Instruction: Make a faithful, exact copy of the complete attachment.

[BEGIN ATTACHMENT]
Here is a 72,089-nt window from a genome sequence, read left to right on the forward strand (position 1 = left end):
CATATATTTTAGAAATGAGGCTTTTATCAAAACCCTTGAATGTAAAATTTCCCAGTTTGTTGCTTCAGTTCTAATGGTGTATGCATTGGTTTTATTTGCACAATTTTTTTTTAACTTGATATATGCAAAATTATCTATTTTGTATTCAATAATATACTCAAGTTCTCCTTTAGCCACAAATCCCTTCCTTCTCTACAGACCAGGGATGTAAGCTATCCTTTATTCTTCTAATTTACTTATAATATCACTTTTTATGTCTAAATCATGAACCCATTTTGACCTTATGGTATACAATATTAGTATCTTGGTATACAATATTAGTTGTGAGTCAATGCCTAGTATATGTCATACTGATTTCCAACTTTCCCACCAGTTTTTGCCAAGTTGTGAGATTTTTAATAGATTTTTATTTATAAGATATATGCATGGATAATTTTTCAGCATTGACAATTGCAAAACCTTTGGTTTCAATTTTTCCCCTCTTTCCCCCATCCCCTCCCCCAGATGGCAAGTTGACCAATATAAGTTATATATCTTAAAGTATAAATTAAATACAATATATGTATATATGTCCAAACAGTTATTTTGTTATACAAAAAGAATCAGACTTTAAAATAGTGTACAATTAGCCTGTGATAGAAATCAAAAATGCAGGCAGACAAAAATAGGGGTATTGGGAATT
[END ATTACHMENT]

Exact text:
Here is a 72,089-nt window from a genome sequence, read left to right on the forward strand (position 1 = left end):
CATATATTTTAGAAATGAGGCTTTTATCAAAACCCTTGAATGTAAAATTTCCCAGTTTGTTGCTTCAGTTCTAATGGTGTATGCATTGGTTTTATTTGCACAATTTTTTTTTAACTTGATATATGCAAAATTATCTATTTTGTATTCAATAATATACTCAAGTTCTCCTTTAGCCACAAATCCCTTCCTTCTCTACAGACCAGGGATGTAAGCTATCCTTTATTCTTCTAATTTACTTATAATATCACTTTTTATGTCTAAATCATGAACCCATTTTGACCTTATGGTATACAATATTAGTATCTTGGTATACAATATTAGTTGTGAGTCAATGCCTAGTATATGTCATACTGATTTCCAACTTTCCCACCAGTTTTTGCCAAGTTGTGAGATTTTTAATAGATTTTTATTTATAAGATATATGCATGGATAATTTTTCAGCATTGACAATTGCAAAACCTTTGGTTTCAATTTTTCCCCTCTTTCCCCCATCCCCTCCCCCAGATGGCAAGTTGACCAATATAAGTTATATATCTTAAAGTATAAATTAAATACAATATATGTATATATGTCCAAACAGTTATTTTGTTATACAAAAAGAATCAGACTTTAAAATAGTGTACAATTAGCCTGTGATAGAAATCAAAAATGCAGGCAGACAAAAATAGGGGTATTGGGAATT